The Ephesus Initiative reported one case of racist graffiti.
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Report Data - USA - 2013
The Federal Bureau of Investigation's Uniform Crime Reporting (UCR) Program and Civil Rights Unit (CRU) collaborated to gather hate crime incident data investigated and reported by the CRU for 2018. As a result, FBI hate crime data is for the first time included in the 2018 hate crime publication, in addition to data from other federal, state, local and tribal law enforcement agencies.
In August, the Department of Justice (DoJ) Hate Crimes Initiative convened the first-ever federal seminar on Investigating and Prosecuting Hate Crimes and Domestic Terrorism, bringing together 70 Department civil rights and domestic terrorism prosecutors and agents to discuss how to better collaborate when investigating and prosecuting hate crimes that also constitute acts of domestic terrorism. In October, the Department's Hate Crimes Initiative convened a law enforcement roundtable on hate crimes. The event brought state, local and tribal law enforcement leaders from around the country together with DoJ officials. The participants agreed that in order to improve investigation and reporting of hate crimes, the federal government should support hate crimes training at all levels of law enforcement. The DoJ also launched a new hate crimes website – www.justice.gov/hatecrimes – designed to provide a centralized portal for the Department's hate crimes resources for law enforcement, media, researchers, victims, advocacy groups, and other related organizations and individuals.
The DoJ also announced a grant of more than USD 840,000 to the University of New Hampshire to conduct a national survey of hate crime incidents and victimization. The multi-phase study, funded by the National Institute of Justice (NIJ) in the Department's Office of Justice Programs, will run through 2021 and provide detailed data about hate crimes, analyse local policies that impact hate crime reporting and identify successful investigation and prosecution strategies.
The Anti-Defamation League (ADL) reported 31 physical assaults, including four carried out by groups; 315 cases of vandalism and damage to property, including a case where a man found the word “Jew” scratched on his car in large letters; numerous incidents of graffiti and the desecration of graves in Jewish cemeteries, including an incident where approximately 30 gravestones were knocked over.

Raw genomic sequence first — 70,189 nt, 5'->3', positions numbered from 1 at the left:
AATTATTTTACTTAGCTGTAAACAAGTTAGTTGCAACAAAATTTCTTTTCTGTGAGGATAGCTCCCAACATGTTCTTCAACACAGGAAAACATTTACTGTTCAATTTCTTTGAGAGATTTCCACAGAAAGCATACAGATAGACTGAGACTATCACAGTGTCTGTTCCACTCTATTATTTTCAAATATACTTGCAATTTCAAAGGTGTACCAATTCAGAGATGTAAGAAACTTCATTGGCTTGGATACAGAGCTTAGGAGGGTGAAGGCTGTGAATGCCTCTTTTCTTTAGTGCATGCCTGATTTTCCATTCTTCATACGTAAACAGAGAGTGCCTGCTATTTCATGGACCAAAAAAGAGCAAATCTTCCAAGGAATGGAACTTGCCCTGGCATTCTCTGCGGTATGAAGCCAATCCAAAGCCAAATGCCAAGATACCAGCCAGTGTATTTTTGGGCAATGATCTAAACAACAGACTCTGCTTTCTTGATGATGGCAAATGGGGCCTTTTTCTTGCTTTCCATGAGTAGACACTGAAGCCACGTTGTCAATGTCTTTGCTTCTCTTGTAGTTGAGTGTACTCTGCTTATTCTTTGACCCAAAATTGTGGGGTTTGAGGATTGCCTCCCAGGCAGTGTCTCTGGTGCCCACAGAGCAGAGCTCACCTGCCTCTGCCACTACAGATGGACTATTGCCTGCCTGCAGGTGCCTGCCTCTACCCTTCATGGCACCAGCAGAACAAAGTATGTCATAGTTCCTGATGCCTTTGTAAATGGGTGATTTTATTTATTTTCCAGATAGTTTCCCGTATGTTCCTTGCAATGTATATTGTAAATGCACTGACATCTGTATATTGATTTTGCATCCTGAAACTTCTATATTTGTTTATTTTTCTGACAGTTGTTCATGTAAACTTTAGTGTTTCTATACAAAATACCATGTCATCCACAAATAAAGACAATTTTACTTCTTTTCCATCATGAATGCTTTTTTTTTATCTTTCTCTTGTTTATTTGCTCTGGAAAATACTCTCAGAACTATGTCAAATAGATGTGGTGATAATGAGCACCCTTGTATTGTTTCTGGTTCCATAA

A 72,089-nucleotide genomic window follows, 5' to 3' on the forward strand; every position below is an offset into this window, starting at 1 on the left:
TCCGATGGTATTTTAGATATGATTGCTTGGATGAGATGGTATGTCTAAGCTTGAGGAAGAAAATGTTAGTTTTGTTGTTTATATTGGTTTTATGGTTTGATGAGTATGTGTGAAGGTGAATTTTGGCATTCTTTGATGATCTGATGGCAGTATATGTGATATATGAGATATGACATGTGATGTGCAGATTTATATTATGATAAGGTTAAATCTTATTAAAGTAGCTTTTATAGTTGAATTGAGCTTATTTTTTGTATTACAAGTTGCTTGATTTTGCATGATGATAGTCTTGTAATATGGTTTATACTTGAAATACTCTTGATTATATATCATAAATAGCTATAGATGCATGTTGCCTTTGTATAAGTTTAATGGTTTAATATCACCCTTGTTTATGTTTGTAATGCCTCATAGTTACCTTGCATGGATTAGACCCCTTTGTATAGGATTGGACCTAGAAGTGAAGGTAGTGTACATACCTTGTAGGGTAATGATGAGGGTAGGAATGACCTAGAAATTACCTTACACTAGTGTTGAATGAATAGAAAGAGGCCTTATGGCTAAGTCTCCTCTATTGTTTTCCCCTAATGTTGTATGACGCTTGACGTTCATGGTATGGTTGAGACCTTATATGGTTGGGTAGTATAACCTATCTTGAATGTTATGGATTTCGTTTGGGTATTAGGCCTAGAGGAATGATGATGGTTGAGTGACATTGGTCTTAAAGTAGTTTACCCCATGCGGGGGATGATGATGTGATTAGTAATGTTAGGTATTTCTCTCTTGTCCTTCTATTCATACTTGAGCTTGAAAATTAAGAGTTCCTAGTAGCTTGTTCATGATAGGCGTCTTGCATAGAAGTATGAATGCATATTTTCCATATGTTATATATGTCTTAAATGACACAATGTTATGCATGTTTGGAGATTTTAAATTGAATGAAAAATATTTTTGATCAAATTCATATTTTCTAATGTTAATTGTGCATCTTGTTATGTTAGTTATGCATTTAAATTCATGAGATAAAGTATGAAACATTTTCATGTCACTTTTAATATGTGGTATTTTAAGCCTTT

The Ephesus Initiative reported the murder and dismemberment of two Coptic Christians, one plot to bomb 48 churches in Oklahoma, one attempted arson attack and 16 incidents of the desecration of places of worship.
ODIHR observes that the United States has not reported information on sentenced hate crime cases to ODIHR.
Following a gun attack against a Sikh Temple in Wisconsin in 2012, the U.S. Department of Justice's Civil Rights Division and the Community Relations Service (CRS) brought together representatives from 22 religious and interfaith organizations to discuss data collection relating to religion-based attacks on individuals and places of worship. Following this meeting, the Federal Bureau of Investigation’s (FBI) data collection system was amended to include anti-Sikh, anti-Hindu and anti-Arab categories both in the coding sheets filled out by police following an attack and in the hate crime reports that the FBI produces each year. Reporting under the new categories will begin in January 2015. As part of this initiative, the Civil Rights Division will be conducting a series of five regional trainings on hate crime prosecutions and data collection in 2015.
Anti-Semitic and anti-Muslim hate crimes were originally also reported under this category and are presented separately.
Official figures record 30 gender-based hate crimes.